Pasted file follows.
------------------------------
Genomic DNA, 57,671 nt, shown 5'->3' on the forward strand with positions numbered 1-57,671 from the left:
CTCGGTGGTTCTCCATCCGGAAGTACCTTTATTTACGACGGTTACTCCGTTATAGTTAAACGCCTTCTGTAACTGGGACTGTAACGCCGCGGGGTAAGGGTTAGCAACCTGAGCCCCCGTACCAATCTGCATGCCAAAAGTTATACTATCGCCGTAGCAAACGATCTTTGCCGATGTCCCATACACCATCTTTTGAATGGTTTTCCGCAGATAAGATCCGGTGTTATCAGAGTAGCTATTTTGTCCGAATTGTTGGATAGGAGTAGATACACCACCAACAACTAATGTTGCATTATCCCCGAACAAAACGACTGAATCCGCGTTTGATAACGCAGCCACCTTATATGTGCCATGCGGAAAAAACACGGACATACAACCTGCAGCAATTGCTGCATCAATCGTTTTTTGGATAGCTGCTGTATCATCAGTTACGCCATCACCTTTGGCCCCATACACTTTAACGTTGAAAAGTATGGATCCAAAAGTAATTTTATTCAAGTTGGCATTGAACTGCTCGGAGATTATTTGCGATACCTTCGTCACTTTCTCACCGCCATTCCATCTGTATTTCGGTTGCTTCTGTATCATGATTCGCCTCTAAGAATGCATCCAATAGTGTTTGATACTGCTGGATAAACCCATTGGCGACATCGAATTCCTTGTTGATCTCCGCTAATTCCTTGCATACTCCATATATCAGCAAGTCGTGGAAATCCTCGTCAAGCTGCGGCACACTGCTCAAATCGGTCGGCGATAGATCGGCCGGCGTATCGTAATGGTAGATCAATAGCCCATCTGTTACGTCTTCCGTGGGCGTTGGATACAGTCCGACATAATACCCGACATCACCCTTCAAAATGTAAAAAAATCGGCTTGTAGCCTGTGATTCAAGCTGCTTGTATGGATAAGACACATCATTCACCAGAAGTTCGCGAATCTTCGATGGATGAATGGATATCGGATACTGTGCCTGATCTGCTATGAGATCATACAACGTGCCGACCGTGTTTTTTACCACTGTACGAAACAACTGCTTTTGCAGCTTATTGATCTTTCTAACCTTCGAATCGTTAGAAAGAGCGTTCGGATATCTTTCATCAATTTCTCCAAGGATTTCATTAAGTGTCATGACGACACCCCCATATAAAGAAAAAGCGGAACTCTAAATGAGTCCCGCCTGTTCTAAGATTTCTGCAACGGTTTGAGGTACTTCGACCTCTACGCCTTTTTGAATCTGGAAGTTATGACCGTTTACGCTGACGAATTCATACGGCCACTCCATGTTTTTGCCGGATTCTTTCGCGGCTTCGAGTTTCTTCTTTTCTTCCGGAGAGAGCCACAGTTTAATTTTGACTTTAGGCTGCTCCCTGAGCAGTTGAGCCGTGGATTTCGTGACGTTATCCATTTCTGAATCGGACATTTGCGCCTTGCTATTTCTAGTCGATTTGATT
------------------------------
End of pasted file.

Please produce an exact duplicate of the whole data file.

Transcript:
Genomic DNA, 57,671 nt, shown 5'->3' on the forward strand with positions numbered 1-57,671 from the left:
CTCGGTGGTTCTCCATCCGGAAGTACCTTTATTTACGACGGTTACTCCGTTATAGTTAAACGCCTTCTGTAACTGGGACTGTAACGCCGCGGGGTAAGGGTTAGCAACCTGAGCCCCCGTACCAATCTGCATGCCAAAAGTTATACTATCGCCGTAGCAAACGATCTTTGCCGATGTCCCATACACCATCTTTTGAATGGTTTTCCGCAGATAAGATCCGGTGTTATCAGAGTAGCTATTTTGTCCGAATTGTTGGATAGGAGTAGATACACCACCAACAACTAATGTTGCATTATCCCCGAACAAAACGACTGAATCCGCGTTTGATAACGCAGCCACCTTATATGTGCCATGCGGAAAAAACACGGACATACAACCTGCAGCAATTGCTGCATCAATCGTTTTTTGGATAGCTGCTGTATCATCAGTTACGCCATCACCTTTGGCCCCATACACTTTAACGTTGAAAAGTATGGATCCAAAAGTAATTTTATTCAAGTTGGCATTGAACTGCTCGGAGATTATTTGCGATACCTTCGTCACTTTCTCACCGCCATTCCATCTGTATTTCGGTTGCTTCTGTATCATGATTCGCCTCTAAGAATGCATCCAATAGTGTTTGATACTGCTGGATAAACCCATTGGCGACATCGAATTCCTTGTTGATCTCCGCTAATTCCTTGCATACTCCATATATCAGCAAGTCGTGGAAATCCTCGTCAAGCTGCGGCACACTGCTCAAATCGGTCGGCGATAGATCGGCCGGCGTATCGTAATGGTAGATCAATAGCCCATCTGTTACGTCTTCCGTGGGCGTTGGATACAGTCCGACATAATACCCGACATCACCCTTCAAAATGTAAAAAAATCGGCTTGTAGCCTGTGATTCAAGCTGCTTGTATGGATAAGACACATCATTCACCAGAAGTTCGCGAATCTTCGATGGATGAATGGATATCGGATACTGTGCCTGATCTGCTATGAGATCATACAACGTGCCGACCGTGTTTTTTACCACTGTACGAAACAACTGCTTTTGCAGCTTATTGATCTTTCTAACCTTCGAATCGTTAGAAAGAGCGTTCGGATATCTTTCATCAATTTCTCCAAGGATTTCATTAAGTGTCATGACGACACCCCCATATAAAGAAAAAGCGGAACTCTAAATGAGTCCCGCCTGTTCTAAGATTTCTGCAACGGTTTGAGGTACTTCGACCTCTACGCCTTTTTGAATCTGGAAGTTATGACCGTTTACGCTGACGAATTCATACGGCCACTCCATGTTTTTGCCGGATTCTTTCGCGGCTTCGAGTTTCTTCTTTTCTTCCGGAGAGAGCCACAGTTTAATTTTGACTTTAGGCTGCTCCCTGAGCAGTTGAGCCGTGGATTTCGTGACGTTATCCATTTCTGAATCGGACATTTGCGCCTTGCTATTTCTAGTCGATTTGATT